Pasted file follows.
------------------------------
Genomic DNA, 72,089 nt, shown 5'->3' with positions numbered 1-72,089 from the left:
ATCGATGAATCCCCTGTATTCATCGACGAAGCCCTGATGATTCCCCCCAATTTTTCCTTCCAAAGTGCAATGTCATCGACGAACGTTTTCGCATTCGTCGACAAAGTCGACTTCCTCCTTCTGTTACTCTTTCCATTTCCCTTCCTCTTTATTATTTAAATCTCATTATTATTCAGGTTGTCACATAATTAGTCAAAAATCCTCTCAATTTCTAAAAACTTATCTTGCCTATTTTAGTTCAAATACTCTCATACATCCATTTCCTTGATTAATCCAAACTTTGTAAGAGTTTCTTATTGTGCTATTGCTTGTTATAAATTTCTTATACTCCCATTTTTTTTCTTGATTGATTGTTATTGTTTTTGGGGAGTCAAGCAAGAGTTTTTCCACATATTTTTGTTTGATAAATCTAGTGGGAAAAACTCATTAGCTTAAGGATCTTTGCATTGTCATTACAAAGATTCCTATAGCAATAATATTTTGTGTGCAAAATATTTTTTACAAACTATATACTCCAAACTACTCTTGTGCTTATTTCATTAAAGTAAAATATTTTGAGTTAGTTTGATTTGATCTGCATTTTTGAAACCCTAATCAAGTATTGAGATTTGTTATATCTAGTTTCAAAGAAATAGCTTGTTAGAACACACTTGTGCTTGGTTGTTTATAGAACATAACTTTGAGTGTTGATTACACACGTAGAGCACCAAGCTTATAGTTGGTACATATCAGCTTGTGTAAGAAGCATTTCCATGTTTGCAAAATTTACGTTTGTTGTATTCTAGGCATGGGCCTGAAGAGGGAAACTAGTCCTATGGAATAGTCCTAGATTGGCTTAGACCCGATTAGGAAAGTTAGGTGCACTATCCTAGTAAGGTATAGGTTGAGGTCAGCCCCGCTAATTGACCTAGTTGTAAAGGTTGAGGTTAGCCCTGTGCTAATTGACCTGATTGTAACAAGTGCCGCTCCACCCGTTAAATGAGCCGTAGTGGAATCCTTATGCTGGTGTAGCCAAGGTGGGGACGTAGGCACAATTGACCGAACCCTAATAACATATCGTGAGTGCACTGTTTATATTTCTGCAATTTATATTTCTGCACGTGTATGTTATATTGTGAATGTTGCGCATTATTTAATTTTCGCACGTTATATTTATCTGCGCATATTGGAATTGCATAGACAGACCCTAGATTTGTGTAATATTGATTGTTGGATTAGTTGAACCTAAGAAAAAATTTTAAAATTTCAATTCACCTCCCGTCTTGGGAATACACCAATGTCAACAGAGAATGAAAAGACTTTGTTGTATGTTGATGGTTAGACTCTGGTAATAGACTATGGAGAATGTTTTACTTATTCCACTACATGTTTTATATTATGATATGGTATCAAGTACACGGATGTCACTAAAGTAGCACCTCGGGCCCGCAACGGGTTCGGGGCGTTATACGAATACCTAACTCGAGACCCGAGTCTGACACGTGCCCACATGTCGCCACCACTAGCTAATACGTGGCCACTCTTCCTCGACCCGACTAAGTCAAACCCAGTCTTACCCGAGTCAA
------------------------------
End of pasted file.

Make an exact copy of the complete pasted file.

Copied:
Genomic DNA, 72,089 nt, shown 5'->3' with positions numbered 1-72,089 from the left:
ATCGATGAATCCCCTGTATTCATCGACGAAGCCCTGATGATTCCCCCCAATTTTTCCTTCCAAAGTGCAATGTCATCGACGAACGTTTTCGCATTCGTCGACAAAGTCGACTTCCTCCTTCTGTTACTCTTTCCATTTCCCTTCCTCTTTATTATTTAAATCTCATTATTATTCAGGTTGTCACATAATTAGTCAAAAATCCTCTCAATTTCTAAAAACTTATCTTGCCTATTTTAGTTCAAATACTCTCATACATCCATTTCCTTGATTAATCCAAACTTTGTAAGAGTTTCTTATTGTGCTATTGCTTGTTATAAATTTCTTATACTCCCATTTTTTTTCTTGATTGATTGTTATTGTTTTTGGGGAGTCAAGCAAGAGTTTTTCCACATATTTTTGTTTGATAAATCTAGTGGGAAAAACTCATTAGCTTAAGGATCTTTGCATTGTCATTACAAAGATTCCTATAGCAATAATATTTTGTGTGCAAAATATTTTTTACAAACTATATACTCCAAACTACTCTTGTGCTTATTTCATTAAAGTAAAATATTTTGAGTTAGTTTGATTTGATCTGCATTTTTGAAACCCTAATCAAGTATTGAGATTTGTTATATCTAGTTTCAAAGAAATAGCTTGTTAGAACACACTTGTGCTTGGTTGTTTATAGAACATAACTTTGAGTGTTGATTACACACGTAGAGCACCAAGCTTATAGTTGGTACATATCAGCTTGTGTAAGAAGCATTTCCATGTTTGCAAAATTTACGTTTGTTGTATTCTAGGCATGGGCCTGAAGAGGGAAACTAGTCCTATGGAATAGTCCTAGATTGGCTTAGACCCGATTAGGAAAGTTAGGTGCACTATCCTAGTAAGGTATAGGTTGAGGTCAGCCCCGCTAATTGACCTAGTTGTAAAGGTTGAGGTTAGCCCTGTGCTAATTGACCTGATTGTAACAAGTGCCGCTCCACCCGTTAAATGAGCCGTAGTGGAATCCTTATGCTGGTGTAGCCAAGGTGGGGACGTAGGCACAATTGACCGAACCCTAATAACATATCGTGAGTGCACTGTTTATATTTCTGCAATTTATATTTCTGCACGTGTATGTTATATTGTGAATGTTGCGCATTATTTAATTTTCGCACGTTATATTTATCTGCGCATATTGGAATTGCATAGACAGACCCTAGATTTGTGTAATATTGATTGTTGGATTAGTTGAACCTAAGAAAAAATTTTAAAATTTCAATTCACCTCCCGTCTTGGGAATACACCAATGTCAACAGAGAATGAAAAGACTTTGTTGTATGTTGATGGTTAGACTCTGGTAATAGACTATGGAGAATGTTTTACTTATTCCACTACATGTTTTATATTATGATATGGTATCAAGTACACGGATGTCACTAAAGTAGCACCTCGGGCCCGCAACGGGTTCGGGGCGTTATACGAATACCTAACTCGAGACCCGAGTCTGACACGTGCCCACATGTCGCCACCACTAGCTAATACGTGGCCACTCTTCCTCGACCCGACTAAGTCAAACCCAGTCTTACCCGAGTCAA